5 Things to Do, May 23-27: Experimental Film in Oak Cliff, Polka in Ennis & More
Hear a dramatic reading of Sexual Geography, a screwball comedy about workplace politics, at Wild Detectives Thursday.
courtesy The Wild Detectives
As Dallas continues its gradual and mostly awesome slide into the slightly unpleasant and less awesome days of summer, we’d encourage you to soak it up while going out doesn’t yet involve pitting out your shirts and burning yourself on the steering wheel. Maybe you’ll need an umbrella here and there, but you won’t be dreading the walk from the car to the venue door the way you will in July. So cram it all in while you still can, Dallas: There’s plenty here to fill up these last few days of spring.
8 p.m. Monday, May 23
Margo Jones Theater
1121 1st Ave.
$5 to $25
Theater collective The Tribe takes on local playwright Janielle Kastner’s contemporary reimagination of Hamlet heroine Ophelia. The play considers the young woman liberated from the male perspective through which she’s always been seen — and the audience meets her as she meets her fate. As she drowns, she considers the ways her life, her memories and her end were shaped by her femininity and her sexuality. Zoe Kerr gives a haunting performance in a play that's a deep dive into what society expects of women and what they expect of themselves. Tickets are $5 to $25.
Youth Refugees: Stories of Conflict, Courage and Resettlement in Dallas
6 p.m. Tuesday, May 24
Emmett J. Conrad High School
7502 Fair Oaks Ave.
Gabriel Iglesias: FluffyMania
TicketsWed., Feb. 1, 8:00pm
Casa Manana Presents Rapunzel, Rapunzel: A Very Hairy Fairy Tale
TicketsFri., Feb. 3, 7:00pm
"Louie And Ella" ft. Trent Armand Kendall and Natasha Yvette Williams
TicketsFri., Feb. 3, 8:15pm
TicketsFri., Feb. 3, 9:00pm
TicketsSat., Feb. 4, 8:00pm
The DFW World Affairs Council presents a stirring talk by three student refugees who’ve settled in Dallas after their families fled conflict and fear in Nepal, Malaysia and Iran. Beyond the politics and memes, this program features real-life tales of desperation, perseverance and serious bureaucracy as well as insight from community panelists representing resettlement agencies, law firms and human rights groups. Click to learn more.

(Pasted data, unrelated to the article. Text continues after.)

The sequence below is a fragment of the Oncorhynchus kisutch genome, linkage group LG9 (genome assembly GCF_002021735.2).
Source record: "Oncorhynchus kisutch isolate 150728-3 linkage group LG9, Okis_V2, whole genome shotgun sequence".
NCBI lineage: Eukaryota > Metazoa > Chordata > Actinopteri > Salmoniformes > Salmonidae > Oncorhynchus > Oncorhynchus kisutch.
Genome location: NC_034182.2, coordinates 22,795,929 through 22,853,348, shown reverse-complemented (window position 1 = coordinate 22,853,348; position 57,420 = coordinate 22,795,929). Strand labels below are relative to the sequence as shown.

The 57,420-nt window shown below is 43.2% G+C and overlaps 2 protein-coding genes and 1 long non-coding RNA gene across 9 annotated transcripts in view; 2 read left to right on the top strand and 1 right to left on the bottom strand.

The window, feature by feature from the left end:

"I Have Left Baltimore: Short Films by Margaret Rorison”
8 p.m. Wednesday, May 25
231 W. Jefferson Blvd.
$5 suggested donation
Artist Margaret Rorison’s short experimental films hit the big screen as The Spectacle Society collective hosts a screening at the legendary Texas Theatre. Eleven of Rorison’s films, ranging from 3 to 8 minutes in length, have been compiled for this event, weaving together sound and imagery to create meditations on the environment, nostalgia, landscapes and politics.
7:30 p.m. Thursday, May 26
The Wild Detectives
314 W. 8th St.
Women have long been recognized as important and prolific contributors in the field of education, but even so, higher education can be a minefield for ladies who toil in the name of knowledge. A dramatic reading by the Goat Song Theatre Collective of Lauren Ferebee’s Sexual Geography explores the nexus of power, institutional sexism and workplace politics in this screwball comedy that would probably be considered totally absurd if it weren’t so true to life.
National Polka Festival
7 p.m. Friday, May 27
$8 to $30
Czech out this big ol’celebration of that little dance move known as the polka, running all weekend long in downtown Ennis. Things get hopping at 7 p.m. Friday at the KJT Hall, 1216 South Paris St., with a spirited opening dance complete with traditional Czechoslovakian costumes and a King and Queen contest. The rest of the weekend is jam-packed with parades, live music, games, Czech food and all the polka you can handle. Click here for more.
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